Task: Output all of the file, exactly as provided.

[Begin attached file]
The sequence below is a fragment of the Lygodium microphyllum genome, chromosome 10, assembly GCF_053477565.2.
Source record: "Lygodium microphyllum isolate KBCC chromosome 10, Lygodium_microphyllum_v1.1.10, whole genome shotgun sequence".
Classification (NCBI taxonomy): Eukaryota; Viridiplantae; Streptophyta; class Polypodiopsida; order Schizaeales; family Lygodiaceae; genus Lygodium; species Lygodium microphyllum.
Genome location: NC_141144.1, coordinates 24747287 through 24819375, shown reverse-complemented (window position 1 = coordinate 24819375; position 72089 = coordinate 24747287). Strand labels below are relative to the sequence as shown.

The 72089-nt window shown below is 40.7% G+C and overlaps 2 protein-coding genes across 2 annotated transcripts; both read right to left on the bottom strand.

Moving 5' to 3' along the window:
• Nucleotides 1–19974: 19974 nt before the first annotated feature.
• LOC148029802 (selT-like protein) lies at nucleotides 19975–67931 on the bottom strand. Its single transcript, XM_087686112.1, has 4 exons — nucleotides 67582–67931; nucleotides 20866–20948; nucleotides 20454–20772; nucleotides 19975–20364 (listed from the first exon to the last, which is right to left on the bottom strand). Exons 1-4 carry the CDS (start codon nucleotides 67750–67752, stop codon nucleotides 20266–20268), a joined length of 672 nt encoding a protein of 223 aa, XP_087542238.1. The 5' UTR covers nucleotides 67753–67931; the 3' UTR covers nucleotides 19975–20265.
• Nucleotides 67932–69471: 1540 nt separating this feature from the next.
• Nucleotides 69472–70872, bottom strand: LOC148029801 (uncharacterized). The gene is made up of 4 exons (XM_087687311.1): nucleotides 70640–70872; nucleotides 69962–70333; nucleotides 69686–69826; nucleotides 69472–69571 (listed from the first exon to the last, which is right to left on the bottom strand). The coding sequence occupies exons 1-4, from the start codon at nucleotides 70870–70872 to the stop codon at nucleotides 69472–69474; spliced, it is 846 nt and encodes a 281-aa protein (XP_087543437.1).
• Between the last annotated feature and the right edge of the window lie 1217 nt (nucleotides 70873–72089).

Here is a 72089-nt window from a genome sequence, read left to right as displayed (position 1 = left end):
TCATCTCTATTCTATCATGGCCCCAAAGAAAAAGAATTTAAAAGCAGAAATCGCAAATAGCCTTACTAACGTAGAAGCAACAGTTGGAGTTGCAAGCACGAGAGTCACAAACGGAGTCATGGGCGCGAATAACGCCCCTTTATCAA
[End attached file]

The sequence below is a fragment of the Lygodium microphyllum genome, chromosome 10, assembly GCF_053477565.2.
Source record: "Lygodium microphyllum isolate KBCC chromosome 10, Lygodium_microphyllum_v1.1.10, whole genome shotgun sequence".
Classification (NCBI taxonomy): Eukaryota; Viridiplantae; Streptophyta; class Polypodiopsida; order Schizaeales; family Lygodiaceae; genus Lygodium; species Lygodium microphyllum.
Genome location: NC_141144.1, coordinates 24747287 through 24819375, shown reverse-complemented (window position 1 = coordinate 24819375; position 72089 = coordinate 24747287). Strand labels below are relative to the sequence as shown.

The 72089-nt window shown below is 40.7% G+C and overlaps 2 protein-coding genes across 2 annotated transcripts; both read right to left on the bottom strand.

Moving 5' to 3' along the window:
• Nucleotides 1–19974: 19974 nt before the first annotated feature.
• LOC148029802 (selT-like protein) lies at nucleotides 19975–67931 on the bottom strand. Its single transcript, XM_087686112.1, has 4 exons — nucleotides 67582–67931; nucleotides 20866–20948; nucleotides 20454–20772; nucleotides 19975–20364 (listed from the first exon to the last, which is right to left on the bottom strand). Exons 1-4 carry the CDS (start codon nucleotides 67750–67752, stop codon nucleotides 20266–20268), a joined length of 672 nt encoding a protein of 223 aa, XP_087542238.1. The 5' UTR covers nucleotides 67753–67931; the 3' UTR covers nucleotides 19975–20265.
• Nucleotides 67932–69471: 1540 nt separating this feature from the next.
• Nucleotides 69472–70872, bottom strand: LOC148029801 (uncharacterized). The gene is made up of 4 exons (XM_087687311.1): nucleotides 70640–70872; nucleotides 69962–70333; nucleotides 69686–69826; nucleotides 69472–69571 (listed from the first exon to the last, which is right to left on the bottom strand). The coding sequence occupies exons 1-4, from the start codon at nucleotides 70870–70872 to the stop codon at nucleotides 69472–69474; spliced, it is 846 nt and encodes a 281-aa protein (XP_087543437.1).
• Between the last annotated feature and the right edge of the window lie 1217 nt (nucleotides 70873–72089).

Here is a 72089-nt window from a genome sequence, read left to right as displayed (position 1 = left end):
TCATCTCTATTCTATCATGGCCCCAAAGAAAAAGAATTTAAAAGCAGAAATCGCAAATAGCCTTACTAACGTAGAAGCAACAGTTGGAGTTGCAAGCACGAGAGTCACAAACGGAGTCATGGGCGCGAATAACGCCCCTTTATCAA